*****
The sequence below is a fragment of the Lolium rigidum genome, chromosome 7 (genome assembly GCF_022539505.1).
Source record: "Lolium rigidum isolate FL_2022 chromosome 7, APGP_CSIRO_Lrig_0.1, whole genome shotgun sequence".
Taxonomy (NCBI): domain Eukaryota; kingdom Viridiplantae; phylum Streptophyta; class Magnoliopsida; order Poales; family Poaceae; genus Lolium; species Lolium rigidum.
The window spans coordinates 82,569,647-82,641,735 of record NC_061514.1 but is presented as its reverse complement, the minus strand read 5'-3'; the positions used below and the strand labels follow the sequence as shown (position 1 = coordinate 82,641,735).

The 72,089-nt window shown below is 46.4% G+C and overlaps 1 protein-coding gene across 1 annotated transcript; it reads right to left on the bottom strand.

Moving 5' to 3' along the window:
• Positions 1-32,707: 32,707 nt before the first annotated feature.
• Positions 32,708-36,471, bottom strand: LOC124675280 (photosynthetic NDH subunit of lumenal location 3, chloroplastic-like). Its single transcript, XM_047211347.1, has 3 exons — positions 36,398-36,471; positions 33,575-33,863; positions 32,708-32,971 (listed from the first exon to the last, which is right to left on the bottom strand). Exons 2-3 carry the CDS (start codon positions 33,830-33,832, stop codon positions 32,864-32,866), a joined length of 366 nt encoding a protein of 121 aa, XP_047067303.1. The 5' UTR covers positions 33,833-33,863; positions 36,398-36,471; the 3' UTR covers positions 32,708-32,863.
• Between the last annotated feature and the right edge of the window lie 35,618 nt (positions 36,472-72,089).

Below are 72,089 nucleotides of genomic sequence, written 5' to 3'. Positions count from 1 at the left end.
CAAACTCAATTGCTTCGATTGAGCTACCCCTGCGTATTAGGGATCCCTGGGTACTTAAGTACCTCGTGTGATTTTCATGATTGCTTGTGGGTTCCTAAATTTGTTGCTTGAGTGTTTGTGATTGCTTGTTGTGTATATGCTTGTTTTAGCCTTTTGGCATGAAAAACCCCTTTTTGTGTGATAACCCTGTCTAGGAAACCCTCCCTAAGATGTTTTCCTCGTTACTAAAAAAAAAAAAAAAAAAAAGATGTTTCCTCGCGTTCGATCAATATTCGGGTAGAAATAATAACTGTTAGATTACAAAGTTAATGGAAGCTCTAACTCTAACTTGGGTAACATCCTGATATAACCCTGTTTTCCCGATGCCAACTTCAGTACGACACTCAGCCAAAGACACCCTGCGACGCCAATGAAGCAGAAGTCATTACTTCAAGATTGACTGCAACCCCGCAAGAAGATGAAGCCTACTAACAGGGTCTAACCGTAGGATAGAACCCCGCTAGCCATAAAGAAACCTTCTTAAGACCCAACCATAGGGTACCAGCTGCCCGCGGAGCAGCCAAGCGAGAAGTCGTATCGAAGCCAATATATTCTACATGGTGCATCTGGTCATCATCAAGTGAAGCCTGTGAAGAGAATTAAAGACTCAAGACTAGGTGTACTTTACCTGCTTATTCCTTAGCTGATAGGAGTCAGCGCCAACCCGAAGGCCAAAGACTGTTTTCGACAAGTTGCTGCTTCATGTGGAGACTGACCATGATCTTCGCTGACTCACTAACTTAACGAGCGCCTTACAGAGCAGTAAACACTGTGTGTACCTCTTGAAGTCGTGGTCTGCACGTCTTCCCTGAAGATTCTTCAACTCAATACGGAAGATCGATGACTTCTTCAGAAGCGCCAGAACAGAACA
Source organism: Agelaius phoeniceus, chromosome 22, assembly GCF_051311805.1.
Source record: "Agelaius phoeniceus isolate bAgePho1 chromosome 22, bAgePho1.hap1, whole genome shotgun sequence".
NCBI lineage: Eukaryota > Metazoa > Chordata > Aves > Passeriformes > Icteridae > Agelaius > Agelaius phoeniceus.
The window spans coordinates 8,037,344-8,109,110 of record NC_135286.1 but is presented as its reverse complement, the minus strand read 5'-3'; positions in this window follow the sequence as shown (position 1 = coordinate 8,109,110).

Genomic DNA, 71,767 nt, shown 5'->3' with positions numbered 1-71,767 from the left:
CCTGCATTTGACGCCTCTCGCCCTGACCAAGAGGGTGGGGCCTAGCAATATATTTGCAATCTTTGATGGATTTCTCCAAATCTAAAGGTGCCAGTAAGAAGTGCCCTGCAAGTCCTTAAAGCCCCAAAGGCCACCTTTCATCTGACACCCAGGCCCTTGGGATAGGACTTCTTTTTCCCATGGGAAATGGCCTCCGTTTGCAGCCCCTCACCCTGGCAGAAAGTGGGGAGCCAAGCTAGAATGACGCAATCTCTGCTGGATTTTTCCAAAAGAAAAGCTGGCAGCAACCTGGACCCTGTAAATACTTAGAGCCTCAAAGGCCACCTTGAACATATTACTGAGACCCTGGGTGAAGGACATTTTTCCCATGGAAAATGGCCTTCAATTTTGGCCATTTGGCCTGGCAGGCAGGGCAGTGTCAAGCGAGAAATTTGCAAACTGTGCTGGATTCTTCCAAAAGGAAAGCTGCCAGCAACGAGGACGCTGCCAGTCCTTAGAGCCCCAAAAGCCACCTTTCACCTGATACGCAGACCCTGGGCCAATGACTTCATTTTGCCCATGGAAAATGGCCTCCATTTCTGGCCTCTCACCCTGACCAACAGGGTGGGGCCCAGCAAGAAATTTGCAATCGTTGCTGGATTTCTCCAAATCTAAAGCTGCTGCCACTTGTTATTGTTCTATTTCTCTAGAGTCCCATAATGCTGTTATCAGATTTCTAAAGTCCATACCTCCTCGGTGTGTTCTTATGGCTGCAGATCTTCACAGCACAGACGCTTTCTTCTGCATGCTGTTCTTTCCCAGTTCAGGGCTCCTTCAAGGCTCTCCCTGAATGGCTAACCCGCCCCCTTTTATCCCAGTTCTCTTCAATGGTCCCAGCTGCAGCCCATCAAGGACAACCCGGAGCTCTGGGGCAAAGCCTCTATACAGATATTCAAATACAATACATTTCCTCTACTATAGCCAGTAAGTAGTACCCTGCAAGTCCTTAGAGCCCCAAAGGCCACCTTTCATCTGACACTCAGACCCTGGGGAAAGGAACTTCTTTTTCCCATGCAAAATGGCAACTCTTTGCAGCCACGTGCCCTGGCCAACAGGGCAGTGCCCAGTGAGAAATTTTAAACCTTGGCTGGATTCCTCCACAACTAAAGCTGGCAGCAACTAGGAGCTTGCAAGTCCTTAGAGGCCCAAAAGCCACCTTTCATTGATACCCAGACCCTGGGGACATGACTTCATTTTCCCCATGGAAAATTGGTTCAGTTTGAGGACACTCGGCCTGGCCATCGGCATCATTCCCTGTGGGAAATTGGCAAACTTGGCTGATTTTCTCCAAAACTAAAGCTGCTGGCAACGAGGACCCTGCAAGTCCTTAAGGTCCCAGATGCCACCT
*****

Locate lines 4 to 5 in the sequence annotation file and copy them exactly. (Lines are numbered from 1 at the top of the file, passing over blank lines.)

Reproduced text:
The window spans coordinates 82,569,647-82,641,735 of record NC_061514.1 but is presented as its reverse complement, the minus strand read 5'-3'; the positions used below and the strand labels follow the sequence as shown (position 1 = coordinate 82,641,735).

The 72,089-nt window shown below is 46.4% G+C and overlaps 1 protein-coding gene across 1 annotated transcript; it reads right to left on the bottom strand.